The Mouth, the Meal and the Book
- Field Work by Seamus Heaney
Faber, 64 pp, £3.00, June 1979, ISBN 0 571 11433 4
Those of us who have never swallowed an oyster have presumably never lived life to the full. The Augustan poet was not merely mocking the heroic when he said that the man must have had a palate coated o’er with brass who first risked the living morsel down his throat. Seamus Heaney offers ‘Oysters’ (‘Alive and violated’) as his opening. Opened at once are the oyster, the mouth, the meal and the book. It is at the start a delicious poem, not least in its play of the obdurate against the liquid:
Vol. 1 No. 3 · 22 November 1979
SIR: ‘Art,’ Christopher Ricks tells us in your Irish issue, ‘practises what it preaches’ – in Seamus Heaney’s case, apparently a creed of unexclamatory, ‘sturdy’ trust (LRB, 8 November). Should criticism not aspire to do the same: to have, for example, some faith in the praising verbs and nouns that it delivers? Professor Ricks is enjoyably persuasive, or persuasively enjoyable, about the subject-matter of Heaney’s new volume of poetry, but I wonder whether his argument is not undermined, rather than advanced, by his faith in the analytic adverb. ‘As confidently trusting in its own arc …’: there would surely be little to exalt in a faltering trust fluttering home to the nest? The poems were ‘truly enlightened’: what, quite, is the alternative to ‘truly’ here? Another sense is ‘tacitly summoned in order to be gently found preposterous’: it would be taking a sledgehammer to crack a nut – not an activity we are encouraged to believe Seamus Heaney is liable to indulge in – to beleaguer a mute meaning with a violent rebuttal?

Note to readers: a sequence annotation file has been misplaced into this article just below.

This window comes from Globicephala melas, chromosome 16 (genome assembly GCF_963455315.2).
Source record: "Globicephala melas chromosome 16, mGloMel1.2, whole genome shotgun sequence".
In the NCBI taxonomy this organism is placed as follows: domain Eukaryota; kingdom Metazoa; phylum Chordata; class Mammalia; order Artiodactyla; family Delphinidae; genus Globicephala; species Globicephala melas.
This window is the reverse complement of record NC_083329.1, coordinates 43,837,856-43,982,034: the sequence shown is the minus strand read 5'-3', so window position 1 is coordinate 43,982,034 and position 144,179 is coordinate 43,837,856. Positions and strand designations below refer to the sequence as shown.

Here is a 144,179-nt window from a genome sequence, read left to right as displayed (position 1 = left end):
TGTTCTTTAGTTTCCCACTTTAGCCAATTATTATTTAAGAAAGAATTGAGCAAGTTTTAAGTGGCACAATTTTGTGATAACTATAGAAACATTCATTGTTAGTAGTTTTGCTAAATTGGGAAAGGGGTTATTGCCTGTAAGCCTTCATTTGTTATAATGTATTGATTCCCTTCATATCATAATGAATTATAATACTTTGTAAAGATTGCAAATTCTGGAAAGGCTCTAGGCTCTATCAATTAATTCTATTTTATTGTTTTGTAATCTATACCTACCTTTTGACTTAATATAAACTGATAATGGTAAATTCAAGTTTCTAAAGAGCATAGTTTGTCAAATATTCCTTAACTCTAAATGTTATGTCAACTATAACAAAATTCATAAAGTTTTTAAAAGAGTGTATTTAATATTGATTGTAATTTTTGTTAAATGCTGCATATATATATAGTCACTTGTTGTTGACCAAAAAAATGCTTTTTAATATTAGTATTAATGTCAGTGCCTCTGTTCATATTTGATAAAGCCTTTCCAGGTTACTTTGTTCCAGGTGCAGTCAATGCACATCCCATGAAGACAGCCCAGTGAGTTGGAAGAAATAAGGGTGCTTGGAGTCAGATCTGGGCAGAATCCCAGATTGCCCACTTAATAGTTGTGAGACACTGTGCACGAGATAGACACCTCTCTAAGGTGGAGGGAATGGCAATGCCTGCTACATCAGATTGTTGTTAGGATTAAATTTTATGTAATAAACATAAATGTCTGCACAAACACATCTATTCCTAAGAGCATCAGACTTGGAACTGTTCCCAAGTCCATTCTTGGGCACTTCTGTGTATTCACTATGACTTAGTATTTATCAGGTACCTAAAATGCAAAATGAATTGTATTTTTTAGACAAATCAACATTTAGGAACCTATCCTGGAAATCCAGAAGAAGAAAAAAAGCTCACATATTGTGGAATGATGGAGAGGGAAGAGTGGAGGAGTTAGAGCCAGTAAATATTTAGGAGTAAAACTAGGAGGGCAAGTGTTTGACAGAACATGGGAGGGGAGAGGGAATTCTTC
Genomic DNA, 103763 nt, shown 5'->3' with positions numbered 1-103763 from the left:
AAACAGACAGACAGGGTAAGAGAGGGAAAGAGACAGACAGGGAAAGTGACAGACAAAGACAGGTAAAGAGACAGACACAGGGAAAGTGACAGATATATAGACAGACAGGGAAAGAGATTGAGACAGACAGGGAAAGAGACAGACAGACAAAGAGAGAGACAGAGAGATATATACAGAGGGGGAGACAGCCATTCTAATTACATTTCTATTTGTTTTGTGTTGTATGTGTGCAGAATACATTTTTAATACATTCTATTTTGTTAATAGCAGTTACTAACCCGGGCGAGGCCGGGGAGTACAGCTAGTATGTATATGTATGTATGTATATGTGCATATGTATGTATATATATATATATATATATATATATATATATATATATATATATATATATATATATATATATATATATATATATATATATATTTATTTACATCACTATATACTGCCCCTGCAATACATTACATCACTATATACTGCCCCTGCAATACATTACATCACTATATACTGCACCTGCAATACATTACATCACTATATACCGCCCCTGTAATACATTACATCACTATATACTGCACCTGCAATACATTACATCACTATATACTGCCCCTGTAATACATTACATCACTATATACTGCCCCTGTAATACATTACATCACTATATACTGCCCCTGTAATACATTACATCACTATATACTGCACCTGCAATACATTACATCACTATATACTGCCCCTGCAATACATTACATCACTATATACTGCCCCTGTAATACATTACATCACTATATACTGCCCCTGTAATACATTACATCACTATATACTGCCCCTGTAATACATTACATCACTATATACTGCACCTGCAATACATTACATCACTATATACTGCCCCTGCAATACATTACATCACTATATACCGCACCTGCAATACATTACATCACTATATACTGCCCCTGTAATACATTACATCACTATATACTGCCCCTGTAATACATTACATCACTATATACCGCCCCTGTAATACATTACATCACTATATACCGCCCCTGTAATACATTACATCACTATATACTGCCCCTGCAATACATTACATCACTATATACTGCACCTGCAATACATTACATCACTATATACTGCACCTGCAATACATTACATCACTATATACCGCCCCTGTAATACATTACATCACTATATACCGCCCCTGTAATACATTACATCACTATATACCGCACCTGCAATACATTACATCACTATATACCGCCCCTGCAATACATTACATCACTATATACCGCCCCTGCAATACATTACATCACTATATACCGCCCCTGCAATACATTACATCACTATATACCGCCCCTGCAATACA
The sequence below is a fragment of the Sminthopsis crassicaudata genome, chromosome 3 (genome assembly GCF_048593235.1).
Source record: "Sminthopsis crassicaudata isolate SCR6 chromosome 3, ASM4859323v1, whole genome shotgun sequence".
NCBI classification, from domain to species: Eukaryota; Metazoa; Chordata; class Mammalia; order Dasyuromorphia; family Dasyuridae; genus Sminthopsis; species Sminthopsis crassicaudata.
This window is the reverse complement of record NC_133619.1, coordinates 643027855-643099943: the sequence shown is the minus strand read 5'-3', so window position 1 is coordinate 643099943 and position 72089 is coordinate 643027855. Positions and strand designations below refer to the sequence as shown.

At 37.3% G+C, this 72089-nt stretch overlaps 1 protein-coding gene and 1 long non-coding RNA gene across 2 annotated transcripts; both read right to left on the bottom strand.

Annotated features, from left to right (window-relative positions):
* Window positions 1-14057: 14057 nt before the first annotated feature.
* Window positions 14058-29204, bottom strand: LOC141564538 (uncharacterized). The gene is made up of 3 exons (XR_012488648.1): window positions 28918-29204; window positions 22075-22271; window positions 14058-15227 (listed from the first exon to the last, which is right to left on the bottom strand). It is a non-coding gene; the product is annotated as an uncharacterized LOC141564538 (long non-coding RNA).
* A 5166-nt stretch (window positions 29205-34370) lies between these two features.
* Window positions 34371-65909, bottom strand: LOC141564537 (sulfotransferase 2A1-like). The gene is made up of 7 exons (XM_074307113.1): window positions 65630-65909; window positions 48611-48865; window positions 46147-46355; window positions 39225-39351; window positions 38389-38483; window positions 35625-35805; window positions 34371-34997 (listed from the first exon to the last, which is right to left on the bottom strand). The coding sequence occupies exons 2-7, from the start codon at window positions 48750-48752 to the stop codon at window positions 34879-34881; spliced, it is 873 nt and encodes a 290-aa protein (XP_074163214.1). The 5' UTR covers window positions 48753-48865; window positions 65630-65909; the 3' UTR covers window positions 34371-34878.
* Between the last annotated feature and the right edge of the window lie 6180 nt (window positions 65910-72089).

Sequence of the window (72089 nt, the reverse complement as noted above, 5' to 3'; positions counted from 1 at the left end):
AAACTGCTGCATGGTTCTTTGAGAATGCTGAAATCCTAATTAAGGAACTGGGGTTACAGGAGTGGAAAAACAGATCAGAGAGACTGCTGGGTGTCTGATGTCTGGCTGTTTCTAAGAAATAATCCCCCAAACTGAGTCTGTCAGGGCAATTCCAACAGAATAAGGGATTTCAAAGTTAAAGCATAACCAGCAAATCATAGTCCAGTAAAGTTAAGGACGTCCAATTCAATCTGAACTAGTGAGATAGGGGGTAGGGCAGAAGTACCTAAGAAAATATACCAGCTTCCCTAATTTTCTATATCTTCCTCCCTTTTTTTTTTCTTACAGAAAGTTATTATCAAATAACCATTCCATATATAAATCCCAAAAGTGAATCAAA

And certainly you ‘have to love your wife most trustingly’ (perhaps even somewhat unusually) before ‘you would trust yourself to a comparison of her to a skunk’, but wouldn’t such trust entail ‘trust in the reciprocity’, rather than require it as an additional prerequisite before writing one’s poem?
I trust Professor Ricks’s judgment; I trust he is right about Seamus Heaney’s trust. But I feel he would make his case better if he were more trustingly bare in his prose.